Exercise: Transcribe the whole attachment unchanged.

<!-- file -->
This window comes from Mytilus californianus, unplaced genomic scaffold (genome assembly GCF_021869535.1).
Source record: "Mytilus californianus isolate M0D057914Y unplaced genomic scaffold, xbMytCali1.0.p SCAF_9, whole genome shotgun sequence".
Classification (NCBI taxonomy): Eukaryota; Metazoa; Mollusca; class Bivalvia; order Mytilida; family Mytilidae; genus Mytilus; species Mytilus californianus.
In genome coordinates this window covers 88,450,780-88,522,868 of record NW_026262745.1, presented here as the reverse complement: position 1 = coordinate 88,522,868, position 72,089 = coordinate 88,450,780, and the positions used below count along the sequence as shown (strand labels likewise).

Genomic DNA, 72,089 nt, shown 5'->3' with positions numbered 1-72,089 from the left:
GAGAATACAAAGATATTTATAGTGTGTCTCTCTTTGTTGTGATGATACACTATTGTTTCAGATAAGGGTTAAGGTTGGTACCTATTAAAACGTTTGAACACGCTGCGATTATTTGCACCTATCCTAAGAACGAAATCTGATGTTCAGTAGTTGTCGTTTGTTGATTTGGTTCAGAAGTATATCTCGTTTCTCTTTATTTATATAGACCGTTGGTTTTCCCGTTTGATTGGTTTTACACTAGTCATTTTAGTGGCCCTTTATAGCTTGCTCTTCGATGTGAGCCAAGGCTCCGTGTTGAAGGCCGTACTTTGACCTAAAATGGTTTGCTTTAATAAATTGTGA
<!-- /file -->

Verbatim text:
This window comes from Mytilus californianus, unplaced genomic scaffold (genome assembly GCF_021869535.1).
Source record: "Mytilus californianus isolate M0D057914Y unplaced genomic scaffold, xbMytCali1.0.p SCAF_9, whole genome shotgun sequence".
Classification (NCBI taxonomy): Eukaryota; Metazoa; Mollusca; class Bivalvia; order Mytilida; family Mytilidae; genus Mytilus; species Mytilus californianus.
In genome coordinates this window covers 88,450,780-88,522,868 of record NW_026262745.1, presented here as the reverse complement: position 1 = coordinate 88,522,868, position 72,089 = coordinate 88,450,780, and the positions used below count along the sequence as shown (strand labels likewise).

Genomic DNA, 72,089 nt, shown 5'->3' with positions numbered 1-72,089 from the left:
GAGAATACAAAGATATTTATAGTGTGTCTCTCTTTGTTGTGATGATACACTATTGTTTCAGATAAGGGTTAAGGTTGGTACCTATTAAAACGTTTGAACACGCTGCGATTATTTGCACCTATCCTAAGAACGAAATCTGATGTTCAGTAGTTGTCGTTTGTTGATTTGGTTCAGAAGTATATCTCGTTTCTCTTTATTTATATAGACCGTTGGTTTTCCCGTTTGATTGGTTTTACACTAGTCATTTTAGTGGCCCTTTATAGCTTGCTCTTCGATGTGAGCCAAGGCTCCGTGTTGAAGGCCGTACTTTGACCTAAAATGGTTTGCTTTAATAAATTGTGA